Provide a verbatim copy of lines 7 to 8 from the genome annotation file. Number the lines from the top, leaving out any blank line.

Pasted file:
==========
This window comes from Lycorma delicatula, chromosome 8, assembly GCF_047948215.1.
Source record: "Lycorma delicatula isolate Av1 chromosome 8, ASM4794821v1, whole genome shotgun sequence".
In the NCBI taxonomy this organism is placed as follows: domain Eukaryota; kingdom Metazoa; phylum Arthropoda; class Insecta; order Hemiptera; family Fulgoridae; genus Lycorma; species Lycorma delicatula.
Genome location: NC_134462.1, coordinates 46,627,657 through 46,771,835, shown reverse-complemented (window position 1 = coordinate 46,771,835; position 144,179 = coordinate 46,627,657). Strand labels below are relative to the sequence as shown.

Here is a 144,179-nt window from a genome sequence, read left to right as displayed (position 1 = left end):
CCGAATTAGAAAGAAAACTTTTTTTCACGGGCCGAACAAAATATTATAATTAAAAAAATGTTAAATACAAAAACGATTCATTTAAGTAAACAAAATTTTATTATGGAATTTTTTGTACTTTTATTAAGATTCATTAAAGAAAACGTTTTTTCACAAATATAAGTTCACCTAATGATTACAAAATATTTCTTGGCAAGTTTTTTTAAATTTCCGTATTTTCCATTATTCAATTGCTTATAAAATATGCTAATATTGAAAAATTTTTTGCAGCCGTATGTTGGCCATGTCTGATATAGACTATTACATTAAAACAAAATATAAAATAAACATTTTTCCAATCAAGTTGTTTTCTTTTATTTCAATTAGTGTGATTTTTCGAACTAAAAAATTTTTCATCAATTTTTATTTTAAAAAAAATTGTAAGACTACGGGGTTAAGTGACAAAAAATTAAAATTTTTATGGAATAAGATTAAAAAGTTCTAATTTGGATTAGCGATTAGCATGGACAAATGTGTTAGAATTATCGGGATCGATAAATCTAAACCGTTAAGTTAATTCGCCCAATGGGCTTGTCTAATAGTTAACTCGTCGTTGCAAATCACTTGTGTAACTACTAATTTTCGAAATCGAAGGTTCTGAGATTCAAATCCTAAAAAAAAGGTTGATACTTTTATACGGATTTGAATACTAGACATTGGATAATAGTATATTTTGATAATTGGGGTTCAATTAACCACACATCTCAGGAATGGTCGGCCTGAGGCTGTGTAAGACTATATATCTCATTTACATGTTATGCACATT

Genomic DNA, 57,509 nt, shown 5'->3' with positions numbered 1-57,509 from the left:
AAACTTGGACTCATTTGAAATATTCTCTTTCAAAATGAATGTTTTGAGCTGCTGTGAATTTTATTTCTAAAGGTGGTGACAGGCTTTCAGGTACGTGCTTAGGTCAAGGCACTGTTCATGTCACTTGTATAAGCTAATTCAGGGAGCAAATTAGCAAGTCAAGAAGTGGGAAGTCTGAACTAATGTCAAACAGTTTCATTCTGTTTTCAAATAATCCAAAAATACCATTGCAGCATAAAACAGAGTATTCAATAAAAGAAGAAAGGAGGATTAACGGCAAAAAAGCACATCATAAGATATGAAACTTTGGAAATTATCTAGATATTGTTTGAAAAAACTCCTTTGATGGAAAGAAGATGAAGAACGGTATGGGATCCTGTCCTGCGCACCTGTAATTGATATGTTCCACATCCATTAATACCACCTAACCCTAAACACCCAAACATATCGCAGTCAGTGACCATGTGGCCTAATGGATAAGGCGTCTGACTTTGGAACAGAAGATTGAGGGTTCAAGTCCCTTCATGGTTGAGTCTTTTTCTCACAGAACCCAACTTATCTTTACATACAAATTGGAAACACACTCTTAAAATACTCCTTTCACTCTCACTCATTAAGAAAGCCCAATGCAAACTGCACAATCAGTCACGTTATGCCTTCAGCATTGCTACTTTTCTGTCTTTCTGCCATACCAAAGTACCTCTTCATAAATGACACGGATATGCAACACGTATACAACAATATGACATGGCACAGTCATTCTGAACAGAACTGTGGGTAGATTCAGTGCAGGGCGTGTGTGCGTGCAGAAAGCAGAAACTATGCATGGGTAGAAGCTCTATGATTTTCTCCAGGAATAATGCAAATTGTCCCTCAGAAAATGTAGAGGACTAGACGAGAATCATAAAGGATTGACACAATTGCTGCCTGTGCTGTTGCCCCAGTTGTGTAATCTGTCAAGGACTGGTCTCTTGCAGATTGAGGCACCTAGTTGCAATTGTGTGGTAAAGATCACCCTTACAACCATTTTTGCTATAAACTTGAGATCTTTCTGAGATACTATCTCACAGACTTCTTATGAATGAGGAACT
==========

Genomic DNA, 57,509 nt, shown 5'->3' with positions numbered 1-57,509 from the left:
AAACTTGGACTCATTTGAAATATTCTCTTTCAAAATGAATGTTTTGAGCTGCTGTGAATTTTATTTCTAAAGGTGGTGACAGGCTTTCAGGTACGTGCTTAGGTCAAGGCACTGTTCATGTCACTTGTATAAGCTAATTCAGGGAGCAAATTAGCAAGTCAAGAAGTGGGAAGTCTGAACTAATGTCAAACAGTTTCATTCTGTTTTCAAATAATCCAAAAATACCATTGCAGCATAAAACAGAGTATTCAATAAAAGAAGAAAGGAGGATTAACGGCAAAAAAGCACATCATAAGATATGAAACTTTGGAAATTATCTAGATATTGTTTGAAAAAACTCCTTTGATGGAAAGAAGATGAAGAACGGTATGGGATCCTGTCCTGCGCACCTGTAATTGATATGTTCCACATCCATTAATACCACCTAACCCTAAACACCCAAACATATCGCAGTCAGTGACCATGTGGCCTAATGGATAAGGCGTCTGACTTTGGAACAGAAGATTGAGGGTTCAAGTCCCTTCATGGTTGAGTCTTTTTCTCACAGAACCCAACTTATCTTTACATACAAATTGGAAACACACTCTTAAAATACTCCTTTCACTCTCACTCATTAAGAAAGCCCAATGCAAACTGCACAATCAGTCACGTTATGCCTTCAGCATTGCTACTTTTCTGTCTTTCTGCCATACCAAAGTACCTCTTCATAAATGACACGGATATGCAACACGTATACAACAATATGACATGGCACAGTCATTCTGAACAGAACTGTGGGTAGATTCAGTGCAGGGCGTGTGTGCGTGCAGAAAGCAGAAACTATGCATGGGTAGAAGCTCTATGATTTTCTCCAGGAATAATGCAAATTGTCCCTCAGAAAATGTAGAGGACTAGACGAGAATCATAAAGGATTGACACAATTGCTGCCTGTGCTGTTGCCCCAGTTGTGTAATCTGTCAAGGACTGGTCTCTTGCAGATTGAGGCACCTAGTTGCAATTGTGTGGTAAAGATCACCCTTACAACCATTTTTGCTATAAACTTGAGATCTTTCTGAGATACTATCTCACAGACTTCTTATGAATGAGGAACT